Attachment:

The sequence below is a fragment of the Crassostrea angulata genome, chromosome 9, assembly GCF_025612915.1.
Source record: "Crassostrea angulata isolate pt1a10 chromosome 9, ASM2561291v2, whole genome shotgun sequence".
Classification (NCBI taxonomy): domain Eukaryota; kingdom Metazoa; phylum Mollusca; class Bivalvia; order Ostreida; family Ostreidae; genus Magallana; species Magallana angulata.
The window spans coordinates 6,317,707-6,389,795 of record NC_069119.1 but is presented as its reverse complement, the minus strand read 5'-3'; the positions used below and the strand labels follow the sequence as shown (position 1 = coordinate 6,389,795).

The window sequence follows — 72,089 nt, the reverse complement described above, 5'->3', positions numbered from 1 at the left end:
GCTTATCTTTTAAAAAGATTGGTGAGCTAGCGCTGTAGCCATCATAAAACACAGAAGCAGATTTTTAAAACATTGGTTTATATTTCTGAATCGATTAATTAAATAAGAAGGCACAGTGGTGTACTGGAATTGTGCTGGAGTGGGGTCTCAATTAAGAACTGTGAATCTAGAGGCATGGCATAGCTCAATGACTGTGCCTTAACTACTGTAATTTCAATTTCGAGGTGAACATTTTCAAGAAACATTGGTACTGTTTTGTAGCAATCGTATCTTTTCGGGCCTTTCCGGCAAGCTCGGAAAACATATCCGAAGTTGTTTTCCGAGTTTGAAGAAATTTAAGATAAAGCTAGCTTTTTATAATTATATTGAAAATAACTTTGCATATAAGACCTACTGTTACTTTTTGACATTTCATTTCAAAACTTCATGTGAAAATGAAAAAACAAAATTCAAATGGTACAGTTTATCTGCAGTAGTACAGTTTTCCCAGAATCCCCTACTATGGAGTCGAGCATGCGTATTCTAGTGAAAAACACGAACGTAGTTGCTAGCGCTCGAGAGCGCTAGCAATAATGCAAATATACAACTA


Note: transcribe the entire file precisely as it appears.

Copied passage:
The sequence below is a fragment of the Crassostrea angulata genome, chromosome 9, assembly GCF_025612915.1.
Source record: "Crassostrea angulata isolate pt1a10 chromosome 9, ASM2561291v2, whole genome shotgun sequence".
Classification (NCBI taxonomy): domain Eukaryota; kingdom Metazoa; phylum Mollusca; class Bivalvia; order Ostreida; family Ostreidae; genus Magallana; species Magallana angulata.
The window spans coordinates 6,317,707-6,389,795 of record NC_069119.1 but is presented as its reverse complement, the minus strand read 5'-3'; the positions used below and the strand labels follow the sequence as shown (position 1 = coordinate 6,389,795).

The window sequence follows — 72,089 nt, the reverse complement described above, 5'->3', positions numbered from 1 at the left end:
GCTTATCTTTTAAAAAGATTGGTGAGCTAGCGCTGTAGCCATCATAAAACACAGAAGCAGATTTTTAAAACATTGGTTTATATTTCTGAATCGATTAATTAAATAAGAAGGCACAGTGGTGTACTGGAATTGTGCTGGAGTGGGGTCTCAATTAAGAACTGTGAATCTAGAGGCATGGCATAGCTCAATGACTGTGCCTTAACTACTGTAATTTCAATTTCGAGGTGAACATTTTCAAGAAACATTGGTACTGTTTTGTAGCAATCGTATCTTTTCGGGCCTTTCCGGCAAGCTCGGAAAACATATCCGAAGTTGTTTTCCGAGTTTGAAGAAATTTAAGATAAAGCTAGCTTTTTATAATTATATTGAAAATAACTTTGCATATAAGACCTACTGTTACTTTTTGACATTTCATTTCAAAACTTCATGTGAAAATGAAAAAACAAAATTCAAATGGTACAGTTTATCTGCAGTAGTACAGTTTTCCCAGAATCCCCTACTATGGAGTCGAGCATGCGTATTCTAGTGAAAAACACGAACGTAGTTGCTAGCGCTCGAGAGCGCTAGCAATAATGCAAATATACAACTA